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The harvest moon to come will be gracing the sky Thursday night. It will be casting a glow in the Northern Hemisphere and is something many skywatchers look forward to each year.

Each year as the Northern Hemisphere slips into autumn, we have the full moons of September and October to bring with them the seasons change. October this year has taken the title of the Harvest moon as it fell closer to the date than September. In case you were wondering, yes this full moon, in particular, is quite special.

Below you will find all you need to know about this wonderful full moon to come. Prepare yourself for something special and if you get the chance take the time to look at it with your own eyes. It is quite the experience.

12 Things You Need to Know About the Harvest Moon on October 5th:

1. Next year the harvest moon will occur in September.

It is not actually often that the Harvest moon occurs in October. Next year things will be right back on track happening in September. It is quite an interesting ordeal.

2. This year’s Harvest moon will be full at 2:40 pm EDT.

While that is still during the day and you may not be able to see it as well when the sun goes down. If the sky is clear you should have a wonderful view no matter where you are. That being said, it seems people in Australia will have the best view.

3. Harvest moons can occur as early as September 8th and as late as October 7th.

Yes, the Harvest moon never really happens on the same day. No two Harvest moons are ever the same. That being said, they are restricted to the dates listed above.

4. The full moon in October is normally just called the Hunter’s full moon.

Since the Harvest moon is normally something that occurs in September, the first full moon in October is usually referred to as the Hunter’s full moon. However, in this situation, it is both a Harvest moon and a Hunter’s full moon. Neat, isn’t it?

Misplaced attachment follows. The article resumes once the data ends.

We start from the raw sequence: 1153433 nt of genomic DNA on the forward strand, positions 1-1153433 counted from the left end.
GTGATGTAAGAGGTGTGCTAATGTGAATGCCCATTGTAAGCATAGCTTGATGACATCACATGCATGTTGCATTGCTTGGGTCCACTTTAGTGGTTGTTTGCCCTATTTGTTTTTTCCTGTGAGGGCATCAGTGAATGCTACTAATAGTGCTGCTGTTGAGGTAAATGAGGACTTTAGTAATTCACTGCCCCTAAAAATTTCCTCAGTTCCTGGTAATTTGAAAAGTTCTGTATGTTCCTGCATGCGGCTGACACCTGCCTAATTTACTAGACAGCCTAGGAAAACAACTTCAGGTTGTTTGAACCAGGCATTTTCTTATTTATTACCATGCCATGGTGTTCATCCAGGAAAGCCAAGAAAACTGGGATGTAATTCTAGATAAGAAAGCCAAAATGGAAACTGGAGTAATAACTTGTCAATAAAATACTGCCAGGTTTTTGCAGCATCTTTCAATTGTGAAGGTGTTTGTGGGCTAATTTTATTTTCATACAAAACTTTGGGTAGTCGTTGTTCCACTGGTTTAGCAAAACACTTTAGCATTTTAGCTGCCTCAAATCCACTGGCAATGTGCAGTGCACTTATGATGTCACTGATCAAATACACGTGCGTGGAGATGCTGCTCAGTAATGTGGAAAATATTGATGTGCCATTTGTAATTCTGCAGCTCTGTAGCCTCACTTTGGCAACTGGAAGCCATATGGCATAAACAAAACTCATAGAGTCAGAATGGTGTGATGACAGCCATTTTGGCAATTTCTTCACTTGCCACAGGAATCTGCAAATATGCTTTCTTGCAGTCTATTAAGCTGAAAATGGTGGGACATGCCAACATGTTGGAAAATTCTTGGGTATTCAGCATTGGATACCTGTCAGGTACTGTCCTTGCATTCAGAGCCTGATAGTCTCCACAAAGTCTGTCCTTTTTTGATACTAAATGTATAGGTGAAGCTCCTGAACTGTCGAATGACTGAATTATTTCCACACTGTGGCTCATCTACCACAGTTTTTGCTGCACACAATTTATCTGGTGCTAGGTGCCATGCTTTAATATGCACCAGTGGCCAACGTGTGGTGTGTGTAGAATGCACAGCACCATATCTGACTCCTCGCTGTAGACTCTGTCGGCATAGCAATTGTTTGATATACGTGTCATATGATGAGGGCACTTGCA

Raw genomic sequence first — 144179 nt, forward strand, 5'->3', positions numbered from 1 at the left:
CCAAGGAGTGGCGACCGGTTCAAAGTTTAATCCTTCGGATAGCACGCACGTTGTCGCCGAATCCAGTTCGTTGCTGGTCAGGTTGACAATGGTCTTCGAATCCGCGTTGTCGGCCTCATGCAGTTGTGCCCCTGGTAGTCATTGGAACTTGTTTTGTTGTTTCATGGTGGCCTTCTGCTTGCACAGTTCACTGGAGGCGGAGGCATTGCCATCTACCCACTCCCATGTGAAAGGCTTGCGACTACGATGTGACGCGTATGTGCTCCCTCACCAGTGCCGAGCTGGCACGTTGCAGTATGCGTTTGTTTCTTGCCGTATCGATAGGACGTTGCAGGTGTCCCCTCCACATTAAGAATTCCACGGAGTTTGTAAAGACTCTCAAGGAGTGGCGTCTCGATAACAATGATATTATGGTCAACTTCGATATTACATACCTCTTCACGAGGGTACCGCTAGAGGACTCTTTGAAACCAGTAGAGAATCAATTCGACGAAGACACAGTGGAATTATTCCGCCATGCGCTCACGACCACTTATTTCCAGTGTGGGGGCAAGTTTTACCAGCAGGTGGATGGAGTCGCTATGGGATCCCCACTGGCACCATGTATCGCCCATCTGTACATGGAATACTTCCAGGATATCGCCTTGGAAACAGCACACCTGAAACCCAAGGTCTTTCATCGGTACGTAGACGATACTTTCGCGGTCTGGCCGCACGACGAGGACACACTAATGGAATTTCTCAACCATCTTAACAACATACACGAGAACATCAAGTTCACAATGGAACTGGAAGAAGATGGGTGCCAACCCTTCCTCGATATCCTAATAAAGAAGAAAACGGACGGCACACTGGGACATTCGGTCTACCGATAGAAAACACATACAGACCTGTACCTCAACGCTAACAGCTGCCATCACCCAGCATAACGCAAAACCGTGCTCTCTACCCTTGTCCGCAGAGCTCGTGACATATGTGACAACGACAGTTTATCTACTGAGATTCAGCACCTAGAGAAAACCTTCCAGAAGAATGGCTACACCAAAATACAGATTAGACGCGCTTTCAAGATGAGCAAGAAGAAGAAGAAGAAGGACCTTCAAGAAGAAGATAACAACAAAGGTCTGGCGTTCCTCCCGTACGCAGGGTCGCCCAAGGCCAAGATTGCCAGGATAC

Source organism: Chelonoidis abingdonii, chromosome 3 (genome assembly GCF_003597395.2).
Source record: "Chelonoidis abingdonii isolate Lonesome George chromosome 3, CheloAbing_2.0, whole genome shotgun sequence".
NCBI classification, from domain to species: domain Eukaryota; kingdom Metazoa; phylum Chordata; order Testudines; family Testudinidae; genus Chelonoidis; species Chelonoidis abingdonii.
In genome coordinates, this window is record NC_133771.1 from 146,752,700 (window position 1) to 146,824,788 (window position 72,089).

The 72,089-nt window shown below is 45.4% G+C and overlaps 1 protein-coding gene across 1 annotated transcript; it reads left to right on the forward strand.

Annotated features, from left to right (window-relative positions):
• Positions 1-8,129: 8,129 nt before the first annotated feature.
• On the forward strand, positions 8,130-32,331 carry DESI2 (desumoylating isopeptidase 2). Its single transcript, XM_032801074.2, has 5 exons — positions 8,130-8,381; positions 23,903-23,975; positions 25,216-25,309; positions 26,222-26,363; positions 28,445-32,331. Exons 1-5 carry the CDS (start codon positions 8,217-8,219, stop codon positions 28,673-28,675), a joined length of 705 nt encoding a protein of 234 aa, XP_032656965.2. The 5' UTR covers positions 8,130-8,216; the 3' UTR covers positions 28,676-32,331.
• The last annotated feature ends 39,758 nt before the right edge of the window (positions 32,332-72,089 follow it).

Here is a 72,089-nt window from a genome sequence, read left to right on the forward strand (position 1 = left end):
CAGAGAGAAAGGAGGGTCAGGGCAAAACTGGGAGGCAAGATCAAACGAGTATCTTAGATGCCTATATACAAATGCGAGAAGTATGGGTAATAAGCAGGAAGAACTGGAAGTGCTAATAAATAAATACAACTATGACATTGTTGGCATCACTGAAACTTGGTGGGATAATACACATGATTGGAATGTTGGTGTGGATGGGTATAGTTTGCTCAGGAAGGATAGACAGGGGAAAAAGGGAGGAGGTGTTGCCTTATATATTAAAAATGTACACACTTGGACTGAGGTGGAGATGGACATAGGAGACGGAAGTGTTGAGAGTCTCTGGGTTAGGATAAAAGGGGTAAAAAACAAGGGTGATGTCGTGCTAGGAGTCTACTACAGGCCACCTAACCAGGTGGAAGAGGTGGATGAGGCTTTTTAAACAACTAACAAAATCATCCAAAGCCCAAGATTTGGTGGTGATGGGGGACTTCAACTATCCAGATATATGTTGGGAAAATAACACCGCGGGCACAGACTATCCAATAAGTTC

5. This moon is called the Harvest moon because it happens to fall closest to the autumnal equinox.

While this is something I would assume goes without saying there are tons of people who don’t know. This explains why the dates vary and so forth. As I mentioned above September and October bring with them the season change.

6. The full moon around the autumnal equinox rises only about 30 minutes later each day.

This is one of the more strange things surrounding the Harvest moon. Usually, the moon rises around 50 minutes after sundown but during this time it is only about 30 minutes. You can read more about that here.

7. The moon will be close to the horizon making this moon appear larger and more orange.

Yes, the moon will appear to be enormous and bright orange. This is because of how close it will be to the horizon. While it is not any brighter than it usually is, it appears to be much more bright.

8. It is called a Harvest moon because farmers used to use this full moon to light their way as they gathered crops.

Before electricity farmers relied on the moonlight for many things. One of those things was harvesting at night. The Harvest moon being so bright and big made it easy to see in the dark.

9. The moon will appear full for a few nights before the Harvest moon occurs.

You may have noticed how nice and full the moon has looked the past few nights, I know I have. This is why. Have you noticed a difference in the moon’s appearance?

10. The moon is not actually any bigger than it usually is though it will appear huge.

While the moon will seem to be quite enormous, I assure you it has not changed size. This happens a lot actually. Depending on where the moon is in regards to the horizon has a lot to do with it.

11. Every full moon has a name.

Every single full moon that happens has a name. Each one is generally based off of the month it occurs. Like the first October full moon happens to be called the Hunter’s full moon.

12. It is without a doubt worth checking out!

I love full moons and the Harvest moon is well worth taking the time to look at. I enjoy it every year. Have you ever taken the time to stop and look at the Harvest moon before?


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